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Article
October 1979

Atypical Spider Nevi Distribution in Liver Disease

Arch Intern Med. 1979;139(10):1193. doi:10.1001/archinte.1979.03630470101034
Abstract

To the Editor.—  A variety of cutaneous features are seen in liver disease of which the commonest, though not exclusive for liver disease, is the spider nevus. The face, neck, upper part of the thorax, and arms are the usual sites of occurrence. Our patient had florid spider nevi in thighs and knees, atypical sites of occurrence (Figure).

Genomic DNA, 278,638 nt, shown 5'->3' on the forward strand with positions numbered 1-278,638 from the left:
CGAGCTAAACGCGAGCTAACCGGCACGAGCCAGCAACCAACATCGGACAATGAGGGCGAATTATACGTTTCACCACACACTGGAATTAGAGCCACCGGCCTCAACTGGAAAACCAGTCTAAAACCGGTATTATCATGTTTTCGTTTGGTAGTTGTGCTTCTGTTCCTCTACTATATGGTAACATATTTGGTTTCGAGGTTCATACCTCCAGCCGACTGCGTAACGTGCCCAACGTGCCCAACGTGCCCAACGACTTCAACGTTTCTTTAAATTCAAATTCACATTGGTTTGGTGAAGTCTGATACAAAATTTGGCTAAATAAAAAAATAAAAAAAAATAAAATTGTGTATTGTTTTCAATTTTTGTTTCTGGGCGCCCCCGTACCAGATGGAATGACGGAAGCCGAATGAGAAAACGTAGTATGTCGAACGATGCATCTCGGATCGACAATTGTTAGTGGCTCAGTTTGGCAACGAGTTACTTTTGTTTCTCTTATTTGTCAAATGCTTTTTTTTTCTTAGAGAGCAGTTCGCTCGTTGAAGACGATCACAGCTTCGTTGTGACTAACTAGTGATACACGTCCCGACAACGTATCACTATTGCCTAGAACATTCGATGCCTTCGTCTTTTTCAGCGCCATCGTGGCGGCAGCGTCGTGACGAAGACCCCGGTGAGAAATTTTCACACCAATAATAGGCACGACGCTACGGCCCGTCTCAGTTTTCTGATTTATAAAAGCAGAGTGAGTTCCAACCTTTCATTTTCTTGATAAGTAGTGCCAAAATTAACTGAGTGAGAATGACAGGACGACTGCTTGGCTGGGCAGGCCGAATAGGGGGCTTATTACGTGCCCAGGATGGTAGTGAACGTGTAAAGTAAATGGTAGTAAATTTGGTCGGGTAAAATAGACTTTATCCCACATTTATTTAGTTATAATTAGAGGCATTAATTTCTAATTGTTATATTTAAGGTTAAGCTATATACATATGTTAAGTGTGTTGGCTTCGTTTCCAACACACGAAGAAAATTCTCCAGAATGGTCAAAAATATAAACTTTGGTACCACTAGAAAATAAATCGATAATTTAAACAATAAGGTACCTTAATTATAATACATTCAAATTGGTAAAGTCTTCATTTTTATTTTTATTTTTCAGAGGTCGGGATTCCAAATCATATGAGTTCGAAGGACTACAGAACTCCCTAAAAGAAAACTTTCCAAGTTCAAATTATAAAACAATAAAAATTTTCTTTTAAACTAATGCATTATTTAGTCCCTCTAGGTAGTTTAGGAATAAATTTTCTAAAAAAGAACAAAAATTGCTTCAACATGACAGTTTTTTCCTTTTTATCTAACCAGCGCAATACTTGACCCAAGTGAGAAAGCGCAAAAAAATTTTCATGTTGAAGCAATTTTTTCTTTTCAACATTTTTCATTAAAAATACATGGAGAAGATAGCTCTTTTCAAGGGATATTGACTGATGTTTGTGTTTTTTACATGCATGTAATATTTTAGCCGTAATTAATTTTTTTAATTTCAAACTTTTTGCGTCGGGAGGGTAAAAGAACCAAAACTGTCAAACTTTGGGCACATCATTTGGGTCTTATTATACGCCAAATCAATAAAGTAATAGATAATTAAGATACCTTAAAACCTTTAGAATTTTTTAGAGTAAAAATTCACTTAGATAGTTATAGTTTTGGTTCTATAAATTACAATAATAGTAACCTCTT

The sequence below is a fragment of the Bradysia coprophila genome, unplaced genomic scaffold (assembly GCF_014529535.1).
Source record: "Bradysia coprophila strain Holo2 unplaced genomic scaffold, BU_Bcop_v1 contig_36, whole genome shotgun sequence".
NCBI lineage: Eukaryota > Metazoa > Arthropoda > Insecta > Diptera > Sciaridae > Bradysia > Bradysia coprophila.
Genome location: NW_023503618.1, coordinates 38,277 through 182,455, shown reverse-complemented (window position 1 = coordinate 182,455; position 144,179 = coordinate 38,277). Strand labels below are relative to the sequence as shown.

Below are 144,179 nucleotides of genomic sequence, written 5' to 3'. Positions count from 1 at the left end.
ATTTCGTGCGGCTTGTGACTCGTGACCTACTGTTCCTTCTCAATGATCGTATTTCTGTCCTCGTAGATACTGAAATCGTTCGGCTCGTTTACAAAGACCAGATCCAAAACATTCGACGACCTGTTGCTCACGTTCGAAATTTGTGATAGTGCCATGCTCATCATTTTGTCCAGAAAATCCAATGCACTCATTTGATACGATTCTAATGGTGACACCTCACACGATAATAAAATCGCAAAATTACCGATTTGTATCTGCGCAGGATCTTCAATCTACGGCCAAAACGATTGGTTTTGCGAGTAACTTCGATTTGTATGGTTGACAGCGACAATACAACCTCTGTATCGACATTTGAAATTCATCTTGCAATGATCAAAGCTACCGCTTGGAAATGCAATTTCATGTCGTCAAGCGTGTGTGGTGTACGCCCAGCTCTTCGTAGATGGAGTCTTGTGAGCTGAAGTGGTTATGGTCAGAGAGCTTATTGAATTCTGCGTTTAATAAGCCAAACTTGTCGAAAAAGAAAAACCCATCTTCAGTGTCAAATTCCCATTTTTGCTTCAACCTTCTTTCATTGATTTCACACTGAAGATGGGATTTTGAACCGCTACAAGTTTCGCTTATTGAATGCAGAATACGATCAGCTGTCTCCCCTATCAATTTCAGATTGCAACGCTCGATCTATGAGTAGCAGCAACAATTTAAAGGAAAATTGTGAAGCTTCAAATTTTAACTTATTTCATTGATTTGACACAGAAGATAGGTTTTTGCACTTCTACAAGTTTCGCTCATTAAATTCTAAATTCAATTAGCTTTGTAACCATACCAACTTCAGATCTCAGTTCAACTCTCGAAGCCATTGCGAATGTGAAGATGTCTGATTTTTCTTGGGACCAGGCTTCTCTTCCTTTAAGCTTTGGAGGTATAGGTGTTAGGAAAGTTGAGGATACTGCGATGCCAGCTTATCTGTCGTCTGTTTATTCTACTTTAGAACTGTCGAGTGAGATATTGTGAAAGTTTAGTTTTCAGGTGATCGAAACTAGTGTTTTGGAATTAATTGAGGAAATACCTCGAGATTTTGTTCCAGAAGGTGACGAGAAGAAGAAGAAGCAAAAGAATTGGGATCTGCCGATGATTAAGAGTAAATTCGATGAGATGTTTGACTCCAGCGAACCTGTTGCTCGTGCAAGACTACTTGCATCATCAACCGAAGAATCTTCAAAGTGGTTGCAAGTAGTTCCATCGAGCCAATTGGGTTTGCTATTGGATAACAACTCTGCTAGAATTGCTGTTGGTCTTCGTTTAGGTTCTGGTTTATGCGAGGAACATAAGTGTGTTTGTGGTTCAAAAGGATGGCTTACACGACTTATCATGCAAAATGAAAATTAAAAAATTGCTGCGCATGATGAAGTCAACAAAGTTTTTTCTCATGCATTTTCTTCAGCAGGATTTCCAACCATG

Report of a Case.—  A 44-year-old woman was admitted to the Gastroenterology Service for management of decompensated chronic alcoholic liver disease. Results of physical examination showed intense jaundice; she was fully conscious without asterixis. Florid spider nevi were noticed in the chest, back, shoulders, arms, and both thighs, as well as the knees. She had massive hepatomegaly, ascites, and bilateral leg edema. Laboratory studies disclosed the following values: WBC, 12,000/ cu mm; hematocrit, 34%; mean corpuscular volume, 100/cu μ; hepatitis-associated antigen, negative; bilirubin, 22.9 mg/dL; SGOT, 136 units; SGPT, 137 units; and

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